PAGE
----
Phone surveillance
Warrant canaries are used by technology firms to warn users about potential government snoopingiStock/MarcoPiunti

Silent Circle, the privacy-centric smartphone and app developer, has reportedly killed off its 'warrant canary', sparking concerns that users may now be at heightened risk of surveillance.

Warrant canaries are used by service providers and technology firms as a way of circumventing gag orders that come alongside government requests for customer information – often in the form of a National Security Letter (NSL).

Blackphone 2 Silent Circle tablet
Pictured: Silent Circle's Blackphone 2Silent Circle

Typically, they work by the firm in question producing a clear dated statement that it has not received any requests for user information or alterations to its service. If the message is not updated or disappears altogether it is a clear sign of trouble.

Now, as first reported by TechCrunch, Silent Circle is facing mounting questions after its warrant canary mysteriously took flight. According to Matt Neiderman, the firm's general counsel, the reason was a "business decision."

He said: "As part of our focus on delivering enterprise software platform we discontinued our warrant canary some time ago. The decision was a business decision and not related to any warrant for user data which we have not received."

Yet as critics note, the wording the response was carefully orchestrated. On Reddit, where the wording was scrutinised, one commenter noted: "Nice double negative there, Silent Circle. What does that even mean? They have not received any warrants, or they have not responded to a warrant they haven't received?"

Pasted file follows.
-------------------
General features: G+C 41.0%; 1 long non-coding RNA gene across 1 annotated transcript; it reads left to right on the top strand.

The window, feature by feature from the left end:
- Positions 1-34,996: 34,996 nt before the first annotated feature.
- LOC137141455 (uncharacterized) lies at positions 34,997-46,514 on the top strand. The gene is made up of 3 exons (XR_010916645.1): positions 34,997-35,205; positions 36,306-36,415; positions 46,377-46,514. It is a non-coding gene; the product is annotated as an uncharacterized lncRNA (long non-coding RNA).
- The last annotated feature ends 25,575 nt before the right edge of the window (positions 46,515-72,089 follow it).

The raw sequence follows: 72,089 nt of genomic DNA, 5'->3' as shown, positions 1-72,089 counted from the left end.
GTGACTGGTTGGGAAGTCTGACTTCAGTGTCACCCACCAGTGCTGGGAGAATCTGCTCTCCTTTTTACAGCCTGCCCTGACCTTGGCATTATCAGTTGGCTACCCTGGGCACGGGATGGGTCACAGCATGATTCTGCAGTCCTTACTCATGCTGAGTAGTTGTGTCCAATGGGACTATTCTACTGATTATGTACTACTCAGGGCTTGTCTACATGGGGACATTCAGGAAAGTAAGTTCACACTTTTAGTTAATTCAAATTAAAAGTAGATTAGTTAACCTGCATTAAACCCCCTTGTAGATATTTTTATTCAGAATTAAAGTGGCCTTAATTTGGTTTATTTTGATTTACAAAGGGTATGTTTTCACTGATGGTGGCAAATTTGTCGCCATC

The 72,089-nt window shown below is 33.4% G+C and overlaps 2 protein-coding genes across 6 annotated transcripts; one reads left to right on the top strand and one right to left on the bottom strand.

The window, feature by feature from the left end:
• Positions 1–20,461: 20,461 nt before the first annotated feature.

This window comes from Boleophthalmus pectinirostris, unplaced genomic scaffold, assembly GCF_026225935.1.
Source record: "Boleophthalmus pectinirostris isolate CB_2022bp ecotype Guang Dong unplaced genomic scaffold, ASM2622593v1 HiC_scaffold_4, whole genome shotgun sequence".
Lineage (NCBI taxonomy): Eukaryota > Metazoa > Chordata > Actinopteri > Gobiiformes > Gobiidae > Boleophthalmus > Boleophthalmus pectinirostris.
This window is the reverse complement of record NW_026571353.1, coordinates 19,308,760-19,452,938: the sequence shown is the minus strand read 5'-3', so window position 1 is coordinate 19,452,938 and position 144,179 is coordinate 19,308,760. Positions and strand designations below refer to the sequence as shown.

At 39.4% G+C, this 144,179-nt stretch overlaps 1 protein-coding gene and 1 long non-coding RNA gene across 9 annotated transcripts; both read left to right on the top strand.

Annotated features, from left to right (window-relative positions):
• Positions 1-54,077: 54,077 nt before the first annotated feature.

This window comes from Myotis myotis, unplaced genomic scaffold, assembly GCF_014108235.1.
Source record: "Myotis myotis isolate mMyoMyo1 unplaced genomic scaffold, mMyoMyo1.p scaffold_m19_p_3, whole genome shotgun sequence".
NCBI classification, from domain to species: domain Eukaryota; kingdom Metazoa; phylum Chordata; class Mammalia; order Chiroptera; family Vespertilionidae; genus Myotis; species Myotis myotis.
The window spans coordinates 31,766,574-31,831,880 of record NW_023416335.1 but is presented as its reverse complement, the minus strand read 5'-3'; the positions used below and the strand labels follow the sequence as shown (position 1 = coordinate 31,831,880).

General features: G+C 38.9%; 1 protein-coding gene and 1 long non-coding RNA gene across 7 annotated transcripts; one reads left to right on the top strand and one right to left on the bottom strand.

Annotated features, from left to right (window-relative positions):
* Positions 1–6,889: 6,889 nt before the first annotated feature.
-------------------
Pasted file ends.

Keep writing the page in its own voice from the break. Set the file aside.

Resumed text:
One Silent Circle staffer, who claimed to be a 'back-end developer', wrote on a HackerNews thread he had no knowledge of the firm receiving such a compel notice. He said: "As far as I know (and, sure, I may not know, although if someone wanted something from the server I'm one of a few guys that could get it), we haven't received any letters."

He continued: "What makes me even more confident, though, is the fact that there really isn't much data to give. All we have is some ciphertexts for attachments, and messages aren't retained, even encrypted. We don't even log IPs or other personal information, so I'm not sure what usefulness an NSL would serve."

The secretive letters are routinely used by US law enforcement and while the full scope of the FBI's use of them remains unknown, it is believed the agency has sent out more than 300,000 over the past 10 years. Meanwhile, John Pistole, a former deputy director of the FBI, said in March 2007 the agency was sending out 40,000 to 60,000 NSLs a year.

As reported, more information about the content of the letters was recently exposed after technology firm Yahoo was granted permission to disclose three NSLs it had received between April 2013 and June 2015.